Creating WPS processes with Java

Web Processing Service (WPS) processes are able to perform almost any kind of computation. Boundless Suite supplies many useful WPS processes built in to GeoServer.

However, for even more capability, GeoServer can be extended by adding new WPS processes. This section describes creating a custom WPS process in Java and how to deploy and run it in GeoServer.

Overview

A WPS process is implemented as a Java service provider, allowing GeoServer to discover and publish your custom process. It is a Java class that provides an execute method. The execute method accepts parameters which correspond to the WPS parameters, and it returns a value which becomes the output of the process. The class also provides metadata to specify the names and descriptions of the process and its parameters.

The GeoTools library used by GeoServer provides a convenient framework for building process classes with a minimum of boilerplate code. The GeoTools Process API has the following features:

  • Allows using Java annotations to specify the metadata
  • Infers the types of process parameters and outputs via reflection
  • Handles conversion between XML representations and Java objects
  • Handles reporting any exceptions thrown by a process

GeoServer includes many powerful libraries that can be leveraged in a process. A process can also use external Java libraries, but in that case the external libraries need to be deployed along with the process.

To create a custom WPS process, you will need to create a new Java project, either with an IDE or using command-line tools.

This tutorial shows the use of the popular Eclipse IDE. Other IDEs such as Netbeans or IntelliJ IDEA can be used as well. In addition, Maven will be used to build the project and manage its dependencies.

About the process

We will create a process called splitPolygon in a project called wps-demo. This process splits a polygon geometry by a line crossing it. The inputs are the polygon to split and the line to split by. The output is the geometry representing the collection of polygons resulting from the split.

Create the Java project

We’ll use Maven to create the Java project for the process. To do that we use the Maven Archetype plugin, a project templating tool.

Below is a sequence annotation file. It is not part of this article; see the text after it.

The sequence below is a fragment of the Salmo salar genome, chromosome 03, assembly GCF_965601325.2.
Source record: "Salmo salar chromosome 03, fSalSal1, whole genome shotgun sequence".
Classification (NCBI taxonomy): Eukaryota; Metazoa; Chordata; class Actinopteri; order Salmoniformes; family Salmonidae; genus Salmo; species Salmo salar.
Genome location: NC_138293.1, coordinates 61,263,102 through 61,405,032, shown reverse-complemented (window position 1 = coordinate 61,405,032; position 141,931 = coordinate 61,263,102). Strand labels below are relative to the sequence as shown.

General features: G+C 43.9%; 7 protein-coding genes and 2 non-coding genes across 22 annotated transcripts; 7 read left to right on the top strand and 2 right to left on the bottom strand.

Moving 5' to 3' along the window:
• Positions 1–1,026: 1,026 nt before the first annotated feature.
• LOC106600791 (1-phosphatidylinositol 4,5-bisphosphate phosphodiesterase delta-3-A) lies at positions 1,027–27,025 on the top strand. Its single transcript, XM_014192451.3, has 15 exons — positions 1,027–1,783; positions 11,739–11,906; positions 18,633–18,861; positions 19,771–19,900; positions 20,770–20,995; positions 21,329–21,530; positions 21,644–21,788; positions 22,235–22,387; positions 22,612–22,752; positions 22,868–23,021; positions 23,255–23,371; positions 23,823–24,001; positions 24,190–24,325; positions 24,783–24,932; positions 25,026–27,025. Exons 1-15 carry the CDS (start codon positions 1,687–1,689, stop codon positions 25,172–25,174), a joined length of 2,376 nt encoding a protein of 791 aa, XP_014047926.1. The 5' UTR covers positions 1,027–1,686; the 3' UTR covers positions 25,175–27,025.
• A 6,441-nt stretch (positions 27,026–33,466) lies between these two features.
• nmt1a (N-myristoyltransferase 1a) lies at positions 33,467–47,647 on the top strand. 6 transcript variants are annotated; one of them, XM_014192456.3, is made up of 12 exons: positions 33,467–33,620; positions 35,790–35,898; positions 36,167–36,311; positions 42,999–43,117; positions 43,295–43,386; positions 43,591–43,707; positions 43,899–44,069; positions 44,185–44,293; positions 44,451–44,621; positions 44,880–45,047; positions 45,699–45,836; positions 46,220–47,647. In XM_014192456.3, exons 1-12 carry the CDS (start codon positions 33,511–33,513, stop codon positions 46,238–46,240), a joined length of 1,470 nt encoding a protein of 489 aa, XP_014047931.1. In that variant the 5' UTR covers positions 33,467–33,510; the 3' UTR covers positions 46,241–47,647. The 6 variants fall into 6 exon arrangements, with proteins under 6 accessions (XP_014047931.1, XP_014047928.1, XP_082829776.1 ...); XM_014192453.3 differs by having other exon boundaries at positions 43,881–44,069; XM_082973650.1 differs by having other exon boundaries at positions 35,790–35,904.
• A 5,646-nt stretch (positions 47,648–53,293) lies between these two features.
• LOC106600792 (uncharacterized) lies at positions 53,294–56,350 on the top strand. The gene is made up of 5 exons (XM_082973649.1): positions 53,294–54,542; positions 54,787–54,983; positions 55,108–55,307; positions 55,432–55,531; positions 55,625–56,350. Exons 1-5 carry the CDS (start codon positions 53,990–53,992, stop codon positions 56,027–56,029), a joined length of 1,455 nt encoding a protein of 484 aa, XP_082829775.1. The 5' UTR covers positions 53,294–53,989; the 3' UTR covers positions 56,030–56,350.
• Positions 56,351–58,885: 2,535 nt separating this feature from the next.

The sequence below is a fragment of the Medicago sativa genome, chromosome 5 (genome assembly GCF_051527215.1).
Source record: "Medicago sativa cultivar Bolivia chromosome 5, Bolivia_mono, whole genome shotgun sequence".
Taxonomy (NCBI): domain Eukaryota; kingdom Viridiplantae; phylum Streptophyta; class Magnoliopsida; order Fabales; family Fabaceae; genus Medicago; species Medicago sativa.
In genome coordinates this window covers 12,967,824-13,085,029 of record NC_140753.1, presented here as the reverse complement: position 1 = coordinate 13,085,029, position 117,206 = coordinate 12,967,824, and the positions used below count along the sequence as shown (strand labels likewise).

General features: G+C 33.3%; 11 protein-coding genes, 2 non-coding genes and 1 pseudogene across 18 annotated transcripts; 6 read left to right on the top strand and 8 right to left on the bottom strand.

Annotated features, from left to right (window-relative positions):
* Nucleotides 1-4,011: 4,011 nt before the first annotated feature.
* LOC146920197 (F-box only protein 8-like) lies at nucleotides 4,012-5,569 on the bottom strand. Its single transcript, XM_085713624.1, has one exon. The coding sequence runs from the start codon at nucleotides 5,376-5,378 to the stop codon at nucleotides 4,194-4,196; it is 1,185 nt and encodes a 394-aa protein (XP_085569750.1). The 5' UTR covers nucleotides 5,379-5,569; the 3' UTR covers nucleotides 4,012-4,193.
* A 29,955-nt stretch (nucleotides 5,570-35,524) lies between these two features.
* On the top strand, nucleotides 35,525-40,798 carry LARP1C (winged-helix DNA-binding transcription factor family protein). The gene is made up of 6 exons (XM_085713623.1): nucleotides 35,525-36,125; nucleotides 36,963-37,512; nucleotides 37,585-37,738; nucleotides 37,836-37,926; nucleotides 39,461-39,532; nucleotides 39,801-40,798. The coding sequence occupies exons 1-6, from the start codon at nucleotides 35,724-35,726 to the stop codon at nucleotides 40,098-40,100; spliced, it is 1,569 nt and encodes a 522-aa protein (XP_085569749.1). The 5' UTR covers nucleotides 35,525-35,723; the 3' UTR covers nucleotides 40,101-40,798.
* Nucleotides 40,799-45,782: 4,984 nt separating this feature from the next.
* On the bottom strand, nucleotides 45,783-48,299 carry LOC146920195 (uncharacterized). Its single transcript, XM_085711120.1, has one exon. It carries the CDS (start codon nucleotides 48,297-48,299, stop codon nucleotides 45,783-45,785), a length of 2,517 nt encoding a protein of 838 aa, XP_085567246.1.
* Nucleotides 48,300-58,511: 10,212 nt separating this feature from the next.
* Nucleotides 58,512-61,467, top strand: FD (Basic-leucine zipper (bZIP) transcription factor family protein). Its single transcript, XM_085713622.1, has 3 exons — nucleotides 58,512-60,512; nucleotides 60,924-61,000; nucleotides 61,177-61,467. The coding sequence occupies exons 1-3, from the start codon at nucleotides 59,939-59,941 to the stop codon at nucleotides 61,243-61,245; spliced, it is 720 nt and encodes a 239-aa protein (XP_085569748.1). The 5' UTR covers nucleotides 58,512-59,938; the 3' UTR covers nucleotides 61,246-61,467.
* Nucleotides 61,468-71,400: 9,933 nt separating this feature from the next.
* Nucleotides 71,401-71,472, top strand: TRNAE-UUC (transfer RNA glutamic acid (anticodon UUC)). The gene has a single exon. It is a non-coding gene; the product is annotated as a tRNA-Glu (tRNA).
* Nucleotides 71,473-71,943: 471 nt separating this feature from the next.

Since a custom WPS process is packaged as a regular JAR file the standard archetype can be used for this project. It will generate the project directory structure, a Maven POM file describing the project, and some useful Java artifacts.

  1. Enter the following in a console:

    mvn archetype:generate -DarchetypeArtifactId=maven-archetype-quickstart -DarchetypeVersion=1.1 -DgroupId=org.example.wps -DartifactId=wps-demo -Dversion=1.0 -DinteractiveMode=false
    

    This command instructs Maven to generate a project using the following information:

    • The Maven groupId and the project’s Java package are named org.example.wps
    • The name of the project is wps-demo
    • The version for the project build artifacts is 1.0
  2. You should end up with a project directory named wps-demo with the pom.xml file inside it. Open this file in a text editor and add the following GeoTools library dependencies to this file:

    <dependency>
      <groupId>org.geotools</groupId>
      <artifactId>gt-process</artifactId>
      <version>${geotools.version}</version>
    </dependency>
    <dependency>
      <groupId>org.geotools</groupId>
      <artifactId>gt-process-geometry</artifactId>
      <version>${geotools.version}</version>
    </dependency>
    
  3. In addition, add the following lines inside the <properties> block (typically beneath the line for <project.build.sourceEncoding>, replacing GEOSERVER_VERSION and GEOTOOLS_VERSION with the versions used by Boundless Suite:

    <geoserver.version>GEOSERVER_VERSION</geoserver.version>
    <geotools.version>GEOTOOLS_VERSION</geotools.version>
    

    Warning

    You must make sure that the GeoServer and GeoTools versions match the ones used by Boundless Suite. You can check the versions by navigating to the About GeoServer section of the GeoServer admin interface. The GeoServer version will be shown under Version, and the GeoTool version will be shown under GeoTools Version.

    ../../_images/gt-version.png

    GeoServer showing version numbers (yours will likely be different)

  4. In the same file anywhere inside the <project> block, add a reference to the Boundless Maven repository. This will provide access to the required libraries.

    <repositories>
      <repository>
        <id>boundless</id>
        <name>Boundless Maven Repository</name>
        <url>http://repo.boundlessgeo.com/main</url>
      </repository>
    </repositories>
    
  5. The final file should look similar like this (but with different version numbers, as indicated above):

    <project xmlns="http://maven.apache.org/POM/4.0.0" xmlns:xsi="http://www.w3.org/2001/XMLSchema-instance"
      xsi:schemaLocation="http://maven.apache.org/POM/4.0.0 http://maven.apache.org/xsd/maven-4.0.0.xsd">
      <modelVersion>4.0.0</modelVersion>
    
      <groupId>org.example.wps</groupId>
      <artifactId>wps-demo</artifactId>
      <version>1.0</version>
      <packaging>jar</packaging>
    
      <name>wps-demo</name>
      <url>http://maven.apache.org</url>
    
      <properties>
        <project.build.sourceEncoding>UTF-8</project.build.sourceEncoding>
        <geoserver.version>2.8-SNAPSHOT</geoserver.version>
        <geotools.version>14-SNAPSHOT</geotools.version>
      </properties>
    
      <repositories>
        <repository>
          <id>boundless</id>
          <name>Boundless Maven Repository</name>